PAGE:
Harvest Dome 3.0. Image © SLO Architecture

Harvest Dome 3.0. Image © SLO Architecture

SLO Architecture has built Harvest Dome 3.0, a floating dome project made to celebrate the riparian heritage of Grand Rapids. Made with local materials harvested from the Grand River industry, the 20-foot-diameter orb would be constructed from brightly colored surplus seat-belts and studded with rearview mirrors, set atop a ring of 128 repurposed two-liter soda bottles. The project explores the city’s legacy of manufacturing and a history of production.


Harvest Dome 3.0. Image © SLO Architecture

Harvest Dome 3.0. Image © SLO Architecture

Harvest Dome 3.0. Image © SLO Architecture

Harvest Dome 3.0. Image © SLO Architecture

The new Harvest Dome builds off of lessons learned from version 2.0, funded by a MCAF grant from the Lower Manhattan Cultural Council. The original 24-foot diameter cupola was made from over 450 reclaimed umbrellas that would float on 128 empty two-liter soda bottles through the New York City waterways. Its purpose was to reveal a circadian cycle of tides at the northern tip of Manhattan, home to one of the islands last remaining salt marshes.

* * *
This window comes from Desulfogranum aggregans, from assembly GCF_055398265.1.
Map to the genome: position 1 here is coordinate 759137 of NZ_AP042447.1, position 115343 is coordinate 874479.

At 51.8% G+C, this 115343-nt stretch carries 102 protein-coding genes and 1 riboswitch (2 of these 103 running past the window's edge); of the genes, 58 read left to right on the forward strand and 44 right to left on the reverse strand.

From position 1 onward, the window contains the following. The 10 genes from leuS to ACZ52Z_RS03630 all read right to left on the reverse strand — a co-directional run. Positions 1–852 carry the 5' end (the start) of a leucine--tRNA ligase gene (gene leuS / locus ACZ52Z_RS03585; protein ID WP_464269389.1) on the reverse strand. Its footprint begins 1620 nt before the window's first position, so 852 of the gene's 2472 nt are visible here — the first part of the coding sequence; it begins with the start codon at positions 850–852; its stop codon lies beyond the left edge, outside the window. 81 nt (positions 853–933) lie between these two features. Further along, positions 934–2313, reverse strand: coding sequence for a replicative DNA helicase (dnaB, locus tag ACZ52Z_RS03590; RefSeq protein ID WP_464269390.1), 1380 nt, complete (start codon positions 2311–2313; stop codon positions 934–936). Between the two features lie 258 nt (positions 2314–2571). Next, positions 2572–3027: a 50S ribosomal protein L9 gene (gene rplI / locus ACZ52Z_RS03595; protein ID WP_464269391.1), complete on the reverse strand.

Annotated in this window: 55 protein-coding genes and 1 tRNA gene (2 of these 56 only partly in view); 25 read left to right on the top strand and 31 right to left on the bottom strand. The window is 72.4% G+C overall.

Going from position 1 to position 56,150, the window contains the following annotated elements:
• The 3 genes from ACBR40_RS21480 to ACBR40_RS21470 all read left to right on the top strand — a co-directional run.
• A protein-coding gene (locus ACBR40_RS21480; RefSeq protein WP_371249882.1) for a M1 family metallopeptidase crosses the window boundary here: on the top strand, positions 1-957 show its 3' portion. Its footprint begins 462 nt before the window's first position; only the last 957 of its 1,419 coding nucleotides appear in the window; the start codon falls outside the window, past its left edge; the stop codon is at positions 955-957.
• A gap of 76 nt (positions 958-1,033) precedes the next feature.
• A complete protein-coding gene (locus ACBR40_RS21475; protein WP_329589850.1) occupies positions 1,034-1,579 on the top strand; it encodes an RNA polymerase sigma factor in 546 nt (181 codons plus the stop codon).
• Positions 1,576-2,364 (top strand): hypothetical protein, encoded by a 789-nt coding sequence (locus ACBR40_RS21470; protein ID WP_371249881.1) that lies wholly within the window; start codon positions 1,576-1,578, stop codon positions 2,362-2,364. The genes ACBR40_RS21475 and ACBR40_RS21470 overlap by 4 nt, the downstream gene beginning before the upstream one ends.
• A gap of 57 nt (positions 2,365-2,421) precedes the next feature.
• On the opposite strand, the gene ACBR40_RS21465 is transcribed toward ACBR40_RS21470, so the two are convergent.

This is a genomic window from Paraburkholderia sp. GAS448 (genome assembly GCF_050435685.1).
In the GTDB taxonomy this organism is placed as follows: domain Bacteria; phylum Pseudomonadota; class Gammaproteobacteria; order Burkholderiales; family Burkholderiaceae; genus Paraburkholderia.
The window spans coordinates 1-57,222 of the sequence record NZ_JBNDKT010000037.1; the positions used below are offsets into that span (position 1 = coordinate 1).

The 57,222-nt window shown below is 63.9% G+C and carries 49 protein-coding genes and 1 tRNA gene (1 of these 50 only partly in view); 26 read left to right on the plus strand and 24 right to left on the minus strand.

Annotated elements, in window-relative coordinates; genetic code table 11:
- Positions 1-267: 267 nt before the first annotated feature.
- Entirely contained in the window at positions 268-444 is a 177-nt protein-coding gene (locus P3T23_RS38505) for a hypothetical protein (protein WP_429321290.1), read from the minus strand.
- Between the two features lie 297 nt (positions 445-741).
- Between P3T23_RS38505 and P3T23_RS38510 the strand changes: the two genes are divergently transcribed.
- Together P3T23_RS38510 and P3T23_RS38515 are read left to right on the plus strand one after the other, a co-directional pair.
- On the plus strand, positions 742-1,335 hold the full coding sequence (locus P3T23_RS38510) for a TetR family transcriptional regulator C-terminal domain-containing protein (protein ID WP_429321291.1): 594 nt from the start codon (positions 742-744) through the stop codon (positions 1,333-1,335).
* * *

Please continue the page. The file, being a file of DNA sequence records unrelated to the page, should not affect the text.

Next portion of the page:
Harvest Dome 3.0. Image © SLO Architecture

Harvest Dome 3.0. Image © SLO Architecture

Harvest Dome 3.0. Image © SLO Architecture

Harvest Dome 3.0. Image © SLO Architecture

Now Harvest Dome 3.0 was made to bring attention to the Grand River waterway. While the river’s energy propelled Grand Rapids to become a center for logging, furniture fabrication, and automotive industries, the possibility of the river also engendered changes to landscape ecology, leading to flooding and contamination. The transcendent abstract form of Harvest Dome 3.0 emerges from a flotsam of accumulated materials, its bright blue seatbelt lines and sky-and-water-reflecting rearview mirrors shimmering like a bubble coming up from the surging rapids, transfiguring the river’s power and possibility.

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